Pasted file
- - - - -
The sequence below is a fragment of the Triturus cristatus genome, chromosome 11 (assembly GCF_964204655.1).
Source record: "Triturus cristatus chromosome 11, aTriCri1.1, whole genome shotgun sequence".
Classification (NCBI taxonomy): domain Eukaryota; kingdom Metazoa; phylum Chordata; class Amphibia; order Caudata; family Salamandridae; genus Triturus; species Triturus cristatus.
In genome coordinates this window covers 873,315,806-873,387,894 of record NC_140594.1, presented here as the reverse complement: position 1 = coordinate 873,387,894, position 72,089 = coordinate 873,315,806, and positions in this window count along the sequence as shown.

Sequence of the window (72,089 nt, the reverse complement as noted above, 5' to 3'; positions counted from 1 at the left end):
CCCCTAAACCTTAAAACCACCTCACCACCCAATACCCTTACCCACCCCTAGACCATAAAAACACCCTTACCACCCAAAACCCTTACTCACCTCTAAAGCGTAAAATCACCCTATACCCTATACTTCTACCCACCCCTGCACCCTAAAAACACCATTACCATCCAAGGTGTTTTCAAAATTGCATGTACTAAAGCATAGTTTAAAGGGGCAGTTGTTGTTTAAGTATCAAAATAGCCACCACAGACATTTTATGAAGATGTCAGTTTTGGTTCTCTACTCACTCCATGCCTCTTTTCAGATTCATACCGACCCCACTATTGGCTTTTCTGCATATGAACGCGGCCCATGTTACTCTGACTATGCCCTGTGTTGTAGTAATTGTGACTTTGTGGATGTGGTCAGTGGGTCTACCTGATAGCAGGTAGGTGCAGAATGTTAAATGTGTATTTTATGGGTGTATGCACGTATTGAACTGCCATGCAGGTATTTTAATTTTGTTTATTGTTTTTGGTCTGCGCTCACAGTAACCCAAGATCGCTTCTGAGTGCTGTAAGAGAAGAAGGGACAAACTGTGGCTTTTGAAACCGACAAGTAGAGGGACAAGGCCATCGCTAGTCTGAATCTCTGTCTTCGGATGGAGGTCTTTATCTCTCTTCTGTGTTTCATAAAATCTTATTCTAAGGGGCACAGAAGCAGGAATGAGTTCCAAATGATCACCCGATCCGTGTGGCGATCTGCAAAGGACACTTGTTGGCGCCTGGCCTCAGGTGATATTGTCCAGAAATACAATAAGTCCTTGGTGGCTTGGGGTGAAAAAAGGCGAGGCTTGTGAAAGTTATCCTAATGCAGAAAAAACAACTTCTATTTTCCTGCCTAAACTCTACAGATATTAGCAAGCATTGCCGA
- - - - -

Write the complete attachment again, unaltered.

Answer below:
The sequence below is a fragment of the Triturus cristatus genome, chromosome 11 (assembly GCF_964204655.1).
Source record: "Triturus cristatus chromosome 11, aTriCri1.1, whole genome shotgun sequence".
Classification (NCBI taxonomy): domain Eukaryota; kingdom Metazoa; phylum Chordata; class Amphibia; order Caudata; family Salamandridae; genus Triturus; species Triturus cristatus.
In genome coordinates this window covers 873,315,806-873,387,894 of record NC_140594.1, presented here as the reverse complement: position 1 = coordinate 873,387,894, position 72,089 = coordinate 873,315,806, and positions in this window count along the sequence as shown.

Sequence of the window (72,089 nt, the reverse complement as noted above, 5' to 3'; positions counted from 1 at the left end):
CCCCTAAACCTTAAAACCACCTCACCACCCAATACCCTTACCCACCCCTAGACCATAAAAACACCCTTACCACCCAAAACCCTTACTCACCTCTAAAGCGTAAAATCACCCTATACCCTATACTTCTACCCACCCCTGCACCCTAAAAACACCATTACCATCCAAGGTGTTTTCAAAATTGCATGTACTAAAGCATAGTTTAAAGGGGCAGTTGTTGTTTAAGTATCAAAATAGCCACCACAGACATTTTATGAAGATGTCAGTTTTGGTTCTCTACTCACTCCATGCCTCTTTTCAGATTCATACCGACCCCACTATTGGCTTTTCTGCATATGAACGCGGCCCATGTTACTCTGACTATGCCCTGTGTTGTAGTAATTGTGACTTTGTGGATGTGGTCAGTGGGTCTACCTGATAGCAGGTAGGTGCAGAATGTTAAATGTGTATTTTATGGGTGTATGCACGTATTGAACTGCCATGCAGGTATTTTAATTTTGTTTATTGTTTTTGGTCTGCGCTCACAGTAACCCAAGATCGCTTCTGAGTGCTGTAAGAGAAGAAGGGACAAACTGTGGCTTTTGAAACCGACAAGTAGAGGGACAAGGCCATCGCTAGTCTGAATCTCTGTCTTCGGATGGAGGTCTTTATCTCTCTTCTGTGTTTCATAAAATCTTATTCTAAGGGGCACAGAAGCAGGAATGAGTTCCAAATGATCACCCGATCCGTGTGGCGATCTGCAAAGGACACTTGTTGGCGCCTGGCCTCAGGTGATATTGTCCAGAAATACAATAAGTCCTTGGTGGCTTGGGGTGAAAAAAGGCGAGGCTTGTGAAAGTTATCCTAATGCAGAAAAAACAACTTCTATTTTCCTGCCTAAACTCTACAGATATTAGCAAGCATTGCCGA